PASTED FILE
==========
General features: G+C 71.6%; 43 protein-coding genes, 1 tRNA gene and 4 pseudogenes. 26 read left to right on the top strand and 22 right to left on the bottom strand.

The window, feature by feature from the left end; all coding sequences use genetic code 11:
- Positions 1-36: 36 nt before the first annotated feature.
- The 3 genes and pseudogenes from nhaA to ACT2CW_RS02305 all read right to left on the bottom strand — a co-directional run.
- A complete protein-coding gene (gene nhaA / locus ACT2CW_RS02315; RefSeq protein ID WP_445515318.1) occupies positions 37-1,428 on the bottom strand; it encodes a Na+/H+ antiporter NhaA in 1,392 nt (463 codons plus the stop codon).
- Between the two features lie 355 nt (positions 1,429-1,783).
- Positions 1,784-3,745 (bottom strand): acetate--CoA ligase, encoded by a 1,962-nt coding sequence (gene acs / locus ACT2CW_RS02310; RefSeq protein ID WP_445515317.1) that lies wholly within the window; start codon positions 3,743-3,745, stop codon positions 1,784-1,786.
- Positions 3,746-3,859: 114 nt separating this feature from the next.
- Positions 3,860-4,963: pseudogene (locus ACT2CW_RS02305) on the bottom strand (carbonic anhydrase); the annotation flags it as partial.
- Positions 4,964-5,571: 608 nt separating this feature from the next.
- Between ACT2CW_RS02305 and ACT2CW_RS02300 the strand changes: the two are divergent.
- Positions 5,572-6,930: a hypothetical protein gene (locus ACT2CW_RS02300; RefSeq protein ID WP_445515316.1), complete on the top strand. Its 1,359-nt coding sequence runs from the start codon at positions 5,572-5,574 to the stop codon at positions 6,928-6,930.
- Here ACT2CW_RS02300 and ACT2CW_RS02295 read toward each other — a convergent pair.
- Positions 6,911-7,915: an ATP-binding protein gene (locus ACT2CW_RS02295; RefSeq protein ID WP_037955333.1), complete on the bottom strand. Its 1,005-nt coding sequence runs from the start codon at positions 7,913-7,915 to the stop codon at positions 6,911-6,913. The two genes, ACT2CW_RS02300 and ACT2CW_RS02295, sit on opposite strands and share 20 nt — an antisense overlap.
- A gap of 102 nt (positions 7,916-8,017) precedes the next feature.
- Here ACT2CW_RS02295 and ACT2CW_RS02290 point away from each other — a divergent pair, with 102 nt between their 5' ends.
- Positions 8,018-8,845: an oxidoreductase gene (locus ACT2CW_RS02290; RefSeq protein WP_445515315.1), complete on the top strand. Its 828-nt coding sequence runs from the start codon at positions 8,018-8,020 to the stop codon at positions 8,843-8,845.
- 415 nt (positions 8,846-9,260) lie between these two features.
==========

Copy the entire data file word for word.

General features: G+C 71.6%; 43 protein-coding genes, 1 tRNA gene and 4 pseudogenes. 26 read left to right on the top strand and 22 right to left on the bottom strand.

The window, feature by feature from the left end; all coding sequences use genetic code 11:
- Positions 1-36: 36 nt before the first annotated feature.
- The 3 genes and pseudogenes from nhaA to ACT2CW_RS02305 all read right to left on the bottom strand — a co-directional run.
- A complete protein-coding gene (gene nhaA / locus ACT2CW_RS02315; RefSeq protein ID WP_445515318.1) occupies positions 37-1,428 on the bottom strand; it encodes a Na+/H+ antiporter NhaA in 1,392 nt (463 codons plus the stop codon).
- Between the two features lie 355 nt (positions 1,429-1,783).
- Positions 1,784-3,745 (bottom strand): acetate--CoA ligase, encoded by a 1,962-nt coding sequence (gene acs / locus ACT2CW_RS02310; RefSeq protein ID WP_445515317.1) that lies wholly within the window; start codon positions 3,743-3,745, stop codon positions 1,784-1,786.
- Positions 3,746-3,859: 114 nt separating this feature from the next.
- Positions 3,860-4,963: pseudogene (locus ACT2CW_RS02305) on the bottom strand (carbonic anhydrase); the annotation flags it as partial.
- Positions 4,964-5,571: 608 nt separating this feature from the next.
- Between ACT2CW_RS02305 and ACT2CW_RS02300 the strand changes: the two are divergent.
- Positions 5,572-6,930: a hypothetical protein gene (locus ACT2CW_RS02300; RefSeq protein ID WP_445515316.1), complete on the top strand. Its 1,359-nt coding sequence runs from the start codon at positions 5,572-5,574 to the stop codon at positions 6,928-6,930.
- Here ACT2CW_RS02300 and ACT2CW_RS02295 read toward each other — a convergent pair.
- Positions 6,911-7,915: an ATP-binding protein gene (locus ACT2CW_RS02295; RefSeq protein ID WP_037955333.1), complete on the bottom strand. Its 1,005-nt coding sequence runs from the start codon at positions 7,913-7,915 to the stop codon at positions 6,911-6,913. The two genes, ACT2CW_RS02300 and ACT2CW_RS02295, sit on opposite strands and share 20 nt — an antisense overlap.
- A gap of 102 nt (positions 7,916-8,017) precedes the next feature.
- Here ACT2CW_RS02295 and ACT2CW_RS02290 point away from each other — a divergent pair, with 102 nt between their 5' ends.
- Positions 8,018-8,845: an oxidoreductase gene (locus ACT2CW_RS02290; RefSeq protein WP_445515315.1), complete on the top strand. Its 828-nt coding sequence runs from the start codon at positions 8,018-8,020 to the stop codon at positions 8,843-8,845.
- 415 nt (positions 8,846-9,260) lie between these two features.